Radiopaedia.org is a rapidly growing open-edit radiology resource primarily complied by radiologists and radiology residents/registrars and fellows from across the globe. The site aims to create the best radiology reference available, and to make it available for free, forever and for all.
It is designed to facilitate a meaningful collaboration between all our contributing users, as well as allow non-contributors to browse through thousands of articles and interesting and illustrative cases. Read more about getting involved.
The open credentials and desire to create a fee world-class resource are similar to those of wikipedia. However, the importance of accurate information means that additions checks and balances are required for Radiopaedia.org and our section editors provide this. They constantly review additions and changes to articles and cases, something that is facilitated by being spread around the globe through a variety of time zones.
Radiopaedia.org is build to two major components:
- articles: collaborative efforts to provide a single atomic page on any and all topics relevant to the practice of radiology
- cases: pages that present a case to the community - these belong to the contributing user although they can be viewed by the community and added to articles, tutorials or quizes
While the primary aim of Radiopaedia.org is to allow the creation of an up to date resource for the radiology community, it is also about creating a community. It is focused on bringing together like-minded individuals who can collaborate on Radiopaedia.org content as well as on other projects... see collaborative projects by Radiopaedians.
Working together to create content
An integral part of Radiopaedia.org is that it is collaborative. As such, articles are written and edited by a great many users over a period of time. Although this can be intimidating at first, the end result is something far more valuable than what can be achieved purely through individual effort. So, if collaboration is not your thing, writing articles is not for you. We like properly referenced content with subscription-free references allowing readers and editors to cross-check the validity of articles and their content.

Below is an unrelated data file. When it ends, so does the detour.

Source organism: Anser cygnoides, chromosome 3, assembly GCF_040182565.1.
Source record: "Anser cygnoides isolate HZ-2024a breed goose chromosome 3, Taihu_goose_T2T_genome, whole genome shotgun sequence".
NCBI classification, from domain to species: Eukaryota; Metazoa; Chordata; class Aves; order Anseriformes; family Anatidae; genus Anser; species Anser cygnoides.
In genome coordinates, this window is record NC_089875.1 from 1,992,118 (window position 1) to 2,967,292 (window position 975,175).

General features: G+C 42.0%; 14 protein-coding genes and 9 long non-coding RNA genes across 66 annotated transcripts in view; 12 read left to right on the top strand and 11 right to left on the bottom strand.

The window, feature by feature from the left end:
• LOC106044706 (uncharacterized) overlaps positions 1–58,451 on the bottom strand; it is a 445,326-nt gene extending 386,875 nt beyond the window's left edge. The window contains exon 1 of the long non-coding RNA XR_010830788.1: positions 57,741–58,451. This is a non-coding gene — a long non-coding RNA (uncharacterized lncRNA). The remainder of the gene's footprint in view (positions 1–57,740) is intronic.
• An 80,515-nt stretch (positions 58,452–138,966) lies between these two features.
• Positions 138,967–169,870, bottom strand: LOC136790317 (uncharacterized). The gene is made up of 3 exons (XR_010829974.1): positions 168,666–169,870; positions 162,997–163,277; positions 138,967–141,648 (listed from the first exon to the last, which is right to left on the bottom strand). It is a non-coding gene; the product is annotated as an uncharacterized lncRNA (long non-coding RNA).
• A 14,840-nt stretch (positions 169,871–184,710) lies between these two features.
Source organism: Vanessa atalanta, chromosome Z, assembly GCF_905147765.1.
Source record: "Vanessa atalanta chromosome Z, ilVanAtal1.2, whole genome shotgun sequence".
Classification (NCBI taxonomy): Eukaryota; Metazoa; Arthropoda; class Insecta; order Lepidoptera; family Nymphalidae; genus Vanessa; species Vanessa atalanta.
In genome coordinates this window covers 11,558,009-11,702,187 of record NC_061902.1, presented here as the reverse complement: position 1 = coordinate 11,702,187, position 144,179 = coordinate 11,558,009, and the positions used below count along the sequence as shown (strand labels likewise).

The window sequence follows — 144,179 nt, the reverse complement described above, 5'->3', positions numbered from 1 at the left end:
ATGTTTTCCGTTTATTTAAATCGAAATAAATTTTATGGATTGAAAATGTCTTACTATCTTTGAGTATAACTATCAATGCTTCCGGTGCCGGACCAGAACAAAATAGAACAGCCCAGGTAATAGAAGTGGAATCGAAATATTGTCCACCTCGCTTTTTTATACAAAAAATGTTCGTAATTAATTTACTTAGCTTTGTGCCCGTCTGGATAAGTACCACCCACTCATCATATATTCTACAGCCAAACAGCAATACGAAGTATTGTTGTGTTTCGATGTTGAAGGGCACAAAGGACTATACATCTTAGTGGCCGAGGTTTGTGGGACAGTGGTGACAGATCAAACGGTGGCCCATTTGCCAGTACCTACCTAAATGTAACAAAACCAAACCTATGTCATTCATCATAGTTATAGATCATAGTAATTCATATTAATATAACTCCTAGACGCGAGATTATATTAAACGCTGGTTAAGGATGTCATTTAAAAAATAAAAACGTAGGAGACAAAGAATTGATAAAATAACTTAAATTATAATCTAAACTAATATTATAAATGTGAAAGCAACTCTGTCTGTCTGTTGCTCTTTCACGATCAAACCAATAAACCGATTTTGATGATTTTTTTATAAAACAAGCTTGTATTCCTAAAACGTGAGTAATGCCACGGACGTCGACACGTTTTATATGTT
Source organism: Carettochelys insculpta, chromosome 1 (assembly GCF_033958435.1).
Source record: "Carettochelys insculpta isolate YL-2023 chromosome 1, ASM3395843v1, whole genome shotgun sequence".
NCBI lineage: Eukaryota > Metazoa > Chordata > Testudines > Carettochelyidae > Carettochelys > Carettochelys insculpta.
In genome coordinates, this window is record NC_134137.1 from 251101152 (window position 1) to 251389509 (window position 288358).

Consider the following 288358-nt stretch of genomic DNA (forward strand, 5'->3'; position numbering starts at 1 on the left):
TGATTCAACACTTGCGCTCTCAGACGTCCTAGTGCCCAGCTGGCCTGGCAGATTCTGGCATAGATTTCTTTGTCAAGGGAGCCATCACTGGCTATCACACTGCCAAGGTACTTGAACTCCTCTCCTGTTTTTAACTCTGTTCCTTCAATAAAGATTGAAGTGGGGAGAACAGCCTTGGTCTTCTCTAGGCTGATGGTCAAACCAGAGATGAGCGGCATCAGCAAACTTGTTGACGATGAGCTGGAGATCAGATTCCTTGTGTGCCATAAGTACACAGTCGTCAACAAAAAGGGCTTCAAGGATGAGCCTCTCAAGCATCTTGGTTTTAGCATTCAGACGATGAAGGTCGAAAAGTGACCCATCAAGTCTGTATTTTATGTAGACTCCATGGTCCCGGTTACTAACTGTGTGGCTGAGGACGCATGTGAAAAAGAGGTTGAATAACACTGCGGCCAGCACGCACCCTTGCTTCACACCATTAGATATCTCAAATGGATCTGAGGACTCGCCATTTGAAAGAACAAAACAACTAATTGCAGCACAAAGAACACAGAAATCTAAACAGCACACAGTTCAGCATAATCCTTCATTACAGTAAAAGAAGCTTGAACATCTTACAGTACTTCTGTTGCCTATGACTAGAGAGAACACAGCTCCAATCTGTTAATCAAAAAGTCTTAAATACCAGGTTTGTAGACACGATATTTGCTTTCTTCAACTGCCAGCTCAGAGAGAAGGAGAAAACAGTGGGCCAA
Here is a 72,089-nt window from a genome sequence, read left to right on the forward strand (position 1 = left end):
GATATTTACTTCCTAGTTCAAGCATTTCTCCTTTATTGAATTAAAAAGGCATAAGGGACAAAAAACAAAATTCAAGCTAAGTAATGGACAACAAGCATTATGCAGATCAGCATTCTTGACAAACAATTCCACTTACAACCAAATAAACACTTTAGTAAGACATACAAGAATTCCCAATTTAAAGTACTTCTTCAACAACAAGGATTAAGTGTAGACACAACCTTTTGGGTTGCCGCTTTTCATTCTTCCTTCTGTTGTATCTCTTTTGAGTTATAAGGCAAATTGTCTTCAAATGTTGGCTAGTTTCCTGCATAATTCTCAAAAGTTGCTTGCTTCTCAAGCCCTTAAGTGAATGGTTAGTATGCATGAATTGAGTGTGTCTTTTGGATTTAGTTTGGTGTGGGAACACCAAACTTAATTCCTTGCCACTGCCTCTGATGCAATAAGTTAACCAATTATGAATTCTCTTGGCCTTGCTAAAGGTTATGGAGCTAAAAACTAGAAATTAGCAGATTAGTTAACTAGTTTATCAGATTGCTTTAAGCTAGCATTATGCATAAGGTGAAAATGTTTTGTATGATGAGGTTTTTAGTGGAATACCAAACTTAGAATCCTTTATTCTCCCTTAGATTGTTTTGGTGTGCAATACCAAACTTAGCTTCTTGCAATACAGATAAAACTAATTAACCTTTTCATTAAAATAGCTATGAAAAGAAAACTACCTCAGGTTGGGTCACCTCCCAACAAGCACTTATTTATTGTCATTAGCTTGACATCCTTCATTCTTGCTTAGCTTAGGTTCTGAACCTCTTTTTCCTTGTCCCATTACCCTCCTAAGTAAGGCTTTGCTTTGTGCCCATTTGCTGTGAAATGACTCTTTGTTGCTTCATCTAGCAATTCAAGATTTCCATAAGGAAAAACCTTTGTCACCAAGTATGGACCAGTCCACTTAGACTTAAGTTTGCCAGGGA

Sharing your interesting cases with the world
Sharing cases on Radiopaedia.org is different to writing articles. You can upload your interesting cases and either leave them as orphans or link them to existing articles. Moreover, you can add descriptions of the case and the imaging safe in the knowledge that only you, an no-one else (except administrators) can edit them.
What Radiopaedia IS and is NOT
For a project like this to work, we must all be on the same page: we need to understand where we are going, understand the boundaries of the project and most of all respect and support each other:
Help and Style Guide
style guide and help
- general overview
- racial terminology
- when to use bold
- when to use italics
- using colons
- using dashes and hyphens
- using slashes
- apostrophe use and eponyms
- bulleted and numbered lists
- numbers, units and operators
- a vs. an
- accepted abbreviations
- UK vs. US English
- non-English articles
- have a play in our sandbox (test page)
- how to create an article (watch YouTube tutorial)
anatomy of an article
- standard article structure
- special types of articles
- articles on conditions that affect multiple systems
- contributing a case to illustrate an article
- see also
- adding images to an article
- merging duplicate articles
- synonyms (watch YouTube tutorial)
- why upload cases to Radiopaedia.org
- how to upload a case (watch YouTube tutorial)
- patient confidentiality
- case publishing guidelines
- anatomy of the perfect case
- quiz mode
- attributes and selection tools
- medical illustrations and diagrams
- editorial team